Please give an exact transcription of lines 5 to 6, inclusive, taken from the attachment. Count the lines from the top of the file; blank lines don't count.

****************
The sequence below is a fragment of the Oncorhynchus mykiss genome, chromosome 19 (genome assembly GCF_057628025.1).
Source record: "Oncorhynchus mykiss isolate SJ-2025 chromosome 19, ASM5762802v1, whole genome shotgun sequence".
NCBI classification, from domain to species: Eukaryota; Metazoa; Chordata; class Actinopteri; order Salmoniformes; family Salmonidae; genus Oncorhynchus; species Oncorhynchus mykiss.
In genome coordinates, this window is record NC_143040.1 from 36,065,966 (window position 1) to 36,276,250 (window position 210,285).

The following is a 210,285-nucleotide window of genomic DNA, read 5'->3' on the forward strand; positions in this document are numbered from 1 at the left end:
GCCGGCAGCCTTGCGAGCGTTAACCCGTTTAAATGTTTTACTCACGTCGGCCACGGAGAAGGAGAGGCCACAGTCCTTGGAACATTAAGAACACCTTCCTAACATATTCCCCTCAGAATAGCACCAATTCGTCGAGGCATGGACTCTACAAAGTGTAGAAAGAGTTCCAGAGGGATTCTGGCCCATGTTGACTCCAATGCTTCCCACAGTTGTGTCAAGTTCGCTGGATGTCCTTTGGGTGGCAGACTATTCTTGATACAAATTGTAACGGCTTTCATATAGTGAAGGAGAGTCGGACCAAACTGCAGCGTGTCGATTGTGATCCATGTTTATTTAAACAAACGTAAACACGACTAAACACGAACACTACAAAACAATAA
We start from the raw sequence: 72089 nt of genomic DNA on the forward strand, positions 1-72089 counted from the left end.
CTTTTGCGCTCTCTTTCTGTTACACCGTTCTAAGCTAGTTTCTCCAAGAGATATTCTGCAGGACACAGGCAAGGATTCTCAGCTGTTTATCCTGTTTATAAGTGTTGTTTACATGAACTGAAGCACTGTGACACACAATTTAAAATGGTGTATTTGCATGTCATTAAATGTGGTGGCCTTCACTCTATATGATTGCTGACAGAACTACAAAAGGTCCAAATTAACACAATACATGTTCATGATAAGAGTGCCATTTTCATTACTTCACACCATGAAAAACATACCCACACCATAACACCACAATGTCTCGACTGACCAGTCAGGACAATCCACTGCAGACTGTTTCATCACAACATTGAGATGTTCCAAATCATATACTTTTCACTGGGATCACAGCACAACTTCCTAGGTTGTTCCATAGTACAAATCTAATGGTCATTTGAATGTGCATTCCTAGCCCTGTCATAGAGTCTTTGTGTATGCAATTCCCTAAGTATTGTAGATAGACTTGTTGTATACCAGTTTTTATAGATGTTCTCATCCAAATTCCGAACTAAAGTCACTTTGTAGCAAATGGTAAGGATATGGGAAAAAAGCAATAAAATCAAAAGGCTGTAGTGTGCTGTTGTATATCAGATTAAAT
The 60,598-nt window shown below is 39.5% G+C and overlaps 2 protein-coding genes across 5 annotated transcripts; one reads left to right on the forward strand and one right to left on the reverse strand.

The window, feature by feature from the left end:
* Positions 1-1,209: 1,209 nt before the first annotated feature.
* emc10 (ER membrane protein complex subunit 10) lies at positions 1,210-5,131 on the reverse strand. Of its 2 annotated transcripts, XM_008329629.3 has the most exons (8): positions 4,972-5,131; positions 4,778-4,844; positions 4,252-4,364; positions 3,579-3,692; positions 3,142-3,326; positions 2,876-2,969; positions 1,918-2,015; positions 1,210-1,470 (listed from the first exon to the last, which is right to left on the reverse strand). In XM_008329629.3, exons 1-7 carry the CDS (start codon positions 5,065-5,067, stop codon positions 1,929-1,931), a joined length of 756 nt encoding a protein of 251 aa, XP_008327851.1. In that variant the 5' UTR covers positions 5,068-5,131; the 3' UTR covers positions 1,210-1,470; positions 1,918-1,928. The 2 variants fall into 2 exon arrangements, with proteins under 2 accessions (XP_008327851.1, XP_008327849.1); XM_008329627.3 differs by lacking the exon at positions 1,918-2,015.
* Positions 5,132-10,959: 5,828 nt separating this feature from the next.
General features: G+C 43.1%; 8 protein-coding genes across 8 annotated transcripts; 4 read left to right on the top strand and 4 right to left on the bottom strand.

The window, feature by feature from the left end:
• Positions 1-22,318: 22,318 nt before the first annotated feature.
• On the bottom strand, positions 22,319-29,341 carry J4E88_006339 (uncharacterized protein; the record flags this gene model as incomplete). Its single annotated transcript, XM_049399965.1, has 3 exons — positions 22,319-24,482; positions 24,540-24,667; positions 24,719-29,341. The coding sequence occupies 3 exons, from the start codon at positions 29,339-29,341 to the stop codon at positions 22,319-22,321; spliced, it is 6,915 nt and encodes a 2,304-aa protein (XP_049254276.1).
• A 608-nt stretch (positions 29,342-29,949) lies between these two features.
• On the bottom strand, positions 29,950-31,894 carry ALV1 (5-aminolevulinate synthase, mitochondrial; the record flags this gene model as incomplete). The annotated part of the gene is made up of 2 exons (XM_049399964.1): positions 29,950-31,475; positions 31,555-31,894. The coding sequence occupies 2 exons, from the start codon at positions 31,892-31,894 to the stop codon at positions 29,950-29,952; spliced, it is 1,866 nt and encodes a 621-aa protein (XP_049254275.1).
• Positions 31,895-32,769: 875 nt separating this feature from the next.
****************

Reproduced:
The following is a 210,285-nucleotide window of genomic DNA, read 5'->3' on the forward strand; positions in this document are numbered from 1 at the left end:
GCCGGCAGCCTTGCGAGCGTTAACCCGTTTAAATGTTTTACTCACGTCGGCCACGGAGAAGGAGAGGCCACAGTCCTTGGAACATTAAGAACACCTTCCTAACATATTCCCCTCAGAATAGCACCAATTCGTCGAGGCATGGACTCTACAAAGTGTAGAAAGAGTTCCAGAGGGATTCTGGCCCATGTTGACTCCAATGCTTCCCACAGTTGTGTCAAGTTCGCTGGATGTCCTTTGGGTGGCAGACTATTCTTGATACAAATTGTAACGGCTTTCATATAGTGAAGGAGAGTCGGACCAAACTGCAGCGTGTCGATTGTGATCCATGTTTATTTAAACAAACGTAAACACGACTAAACACGAACACTACAAAACAATAA